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Christmas Ghosts Hardcover – September 1, 1987


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Product Details

  • Hardcover: 284 pages
  • Publisher: Arbor House Pub Co; First Edition edition (September 1987)
  • Language: English
  • ISBN-10: 0877958734
  • ISBN-13: 978-0877958734
  • Product Dimensions: 9.1 x 6.2 x 1.2 inches
  • Shipping Weight: 15.2 ounces
  • Average Customer Review: 4.0 out of 5 stars  See all reviews (1 customer review)
  • Amazon Best Sellers Rank: #3,328,947 in Books (See Top 100 in Books)

More About the Author

Kathryn Cramer is a writer, anthologist, & Internet consultant who lives in Pleasantville, New York. She won a World Fantasy Award for best anthology for The Architecture of Fear, co-edited with Peter Pautz; she was nominated for a World Fantasy Award for her anthology Walls of Fear. She co-edited several anthologies of Christmas and fantasy stories with David G. Hartwell and now does the annual Year's Best Fantasy and Year's Best SF with him. She is on the editorial board of The New York Review of Science Fiction, (for which she has been nominated for the Hugo Award many times). She is a consultant with the Scientific Information Group for Wolfram Research.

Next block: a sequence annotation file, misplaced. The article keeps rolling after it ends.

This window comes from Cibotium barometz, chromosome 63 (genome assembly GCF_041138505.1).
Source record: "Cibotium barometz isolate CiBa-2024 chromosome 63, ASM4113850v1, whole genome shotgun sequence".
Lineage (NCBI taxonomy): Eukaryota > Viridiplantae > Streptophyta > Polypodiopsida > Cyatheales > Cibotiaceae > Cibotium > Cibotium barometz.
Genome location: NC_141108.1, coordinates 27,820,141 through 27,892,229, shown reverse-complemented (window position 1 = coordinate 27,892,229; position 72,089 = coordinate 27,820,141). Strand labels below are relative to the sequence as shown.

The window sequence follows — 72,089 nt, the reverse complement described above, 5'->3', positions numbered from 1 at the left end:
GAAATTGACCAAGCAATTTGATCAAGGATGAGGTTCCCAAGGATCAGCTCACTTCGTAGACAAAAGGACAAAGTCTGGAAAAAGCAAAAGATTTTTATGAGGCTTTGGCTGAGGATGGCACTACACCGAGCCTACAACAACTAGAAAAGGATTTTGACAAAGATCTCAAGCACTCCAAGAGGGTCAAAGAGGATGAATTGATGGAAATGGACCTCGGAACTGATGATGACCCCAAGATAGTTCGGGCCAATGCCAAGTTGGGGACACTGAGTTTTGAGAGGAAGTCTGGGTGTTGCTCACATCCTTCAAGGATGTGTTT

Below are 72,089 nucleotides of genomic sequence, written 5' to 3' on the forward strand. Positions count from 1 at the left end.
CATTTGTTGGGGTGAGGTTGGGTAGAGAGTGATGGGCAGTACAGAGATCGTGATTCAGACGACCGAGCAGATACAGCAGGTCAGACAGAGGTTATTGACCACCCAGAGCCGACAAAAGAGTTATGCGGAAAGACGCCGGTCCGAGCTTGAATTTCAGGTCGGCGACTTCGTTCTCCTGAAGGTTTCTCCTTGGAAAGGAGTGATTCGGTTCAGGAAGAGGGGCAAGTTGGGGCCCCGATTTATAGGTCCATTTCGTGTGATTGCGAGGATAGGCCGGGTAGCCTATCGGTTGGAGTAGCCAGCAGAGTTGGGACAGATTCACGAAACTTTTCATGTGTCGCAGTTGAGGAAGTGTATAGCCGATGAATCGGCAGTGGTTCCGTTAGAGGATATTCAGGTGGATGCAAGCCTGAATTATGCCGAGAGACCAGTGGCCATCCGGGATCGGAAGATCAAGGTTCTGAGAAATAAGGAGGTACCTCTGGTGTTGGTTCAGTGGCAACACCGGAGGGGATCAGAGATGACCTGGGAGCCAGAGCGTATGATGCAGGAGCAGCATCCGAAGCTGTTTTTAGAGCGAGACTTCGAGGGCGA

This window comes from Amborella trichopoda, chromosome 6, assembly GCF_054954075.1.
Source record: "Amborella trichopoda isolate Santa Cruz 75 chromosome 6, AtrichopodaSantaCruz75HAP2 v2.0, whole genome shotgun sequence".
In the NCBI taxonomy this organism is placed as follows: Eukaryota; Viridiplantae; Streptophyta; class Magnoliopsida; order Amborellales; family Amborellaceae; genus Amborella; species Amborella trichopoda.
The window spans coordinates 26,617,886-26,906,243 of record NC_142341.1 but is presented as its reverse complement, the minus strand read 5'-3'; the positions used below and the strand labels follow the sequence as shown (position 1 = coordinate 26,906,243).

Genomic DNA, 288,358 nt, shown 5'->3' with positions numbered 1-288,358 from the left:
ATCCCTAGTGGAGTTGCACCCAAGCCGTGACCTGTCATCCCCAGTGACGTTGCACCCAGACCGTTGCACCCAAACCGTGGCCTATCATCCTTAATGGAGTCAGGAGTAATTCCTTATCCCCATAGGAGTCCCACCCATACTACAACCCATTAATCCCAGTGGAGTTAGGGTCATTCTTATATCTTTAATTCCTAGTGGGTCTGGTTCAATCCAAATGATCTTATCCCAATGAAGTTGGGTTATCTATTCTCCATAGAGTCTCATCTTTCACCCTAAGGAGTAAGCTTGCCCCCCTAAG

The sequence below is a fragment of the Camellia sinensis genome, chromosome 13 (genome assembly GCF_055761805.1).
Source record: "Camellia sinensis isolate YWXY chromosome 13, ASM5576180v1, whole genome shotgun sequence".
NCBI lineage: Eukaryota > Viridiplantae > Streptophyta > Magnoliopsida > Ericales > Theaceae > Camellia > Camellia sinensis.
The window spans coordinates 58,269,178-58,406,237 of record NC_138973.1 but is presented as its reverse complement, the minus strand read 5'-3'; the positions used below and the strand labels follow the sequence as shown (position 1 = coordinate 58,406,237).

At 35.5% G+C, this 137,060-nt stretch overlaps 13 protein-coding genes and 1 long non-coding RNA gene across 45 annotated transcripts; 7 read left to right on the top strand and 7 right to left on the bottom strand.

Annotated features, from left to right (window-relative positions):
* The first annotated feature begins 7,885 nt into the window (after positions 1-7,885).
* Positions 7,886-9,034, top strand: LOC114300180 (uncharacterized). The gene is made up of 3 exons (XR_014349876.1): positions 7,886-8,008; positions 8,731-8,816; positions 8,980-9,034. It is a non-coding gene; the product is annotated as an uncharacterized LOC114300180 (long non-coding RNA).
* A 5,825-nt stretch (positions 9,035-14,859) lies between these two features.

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Most Helpful Customer Reviews

7 of 7 people found the following review helpful By Paul Camp on December 20, 2011
Format: Paperback
Christmas is just around the corner, and I find that it is time to review another book that blends fantasy with the Yuletide season. My selection this year is _Christmas Ghosts_ (1987), edited by those estimable editors, Kathryn Cramer and David G. Hartwell. Ever since the nineteenth the nineteenth century, there has been a tradition of telling ghost stories 'round the fire on Christmas eve. Two of the greatest ghost stories of all time-- Charles Dickens' "A Christmas Carol" and Henry James' "The Turn of the Screw"-- are linked to Christmas. Indeed, they may have contributed to this tradition.

One of the stories in this anthology has been a favorite of mine ever since I read it in fourth grade: "The Water Ghost of Harrowby Hall," by John Kendrick Bangs. It's the one about the ghost of the _very wet_ woman who haunts a mansion every Christmas eve. I missed some of Bangs' biting humor when I first read it as a child. The last line tells us something about the hero that we were not aware of before.

Charles Dickens is represented with two stories, "The Goblins Who Stole a Sexton" and "A Christmas Tree". Neither is in the same league as "A Christmas Carol," but both are very good. The first is about some goblins in a churchyard on Christmas eve who teach an ill-tempered sexton some manners. The second is more of a sketch than a story. It tells of a wonderful tree, some enchanted toys, and a sinister doll's mask.

Nathaniel Hawthorne's "The Christmas Banquet" tells of a skeleton who presides over an annual Christmas feast populated by some unpleasant characters. Did Hawthorne have Jeremy Bentham in mind? As with many of Hawthorne's tales, it is an allegory warning against the separation of the head from the heart and the corresponding sin of coldness.
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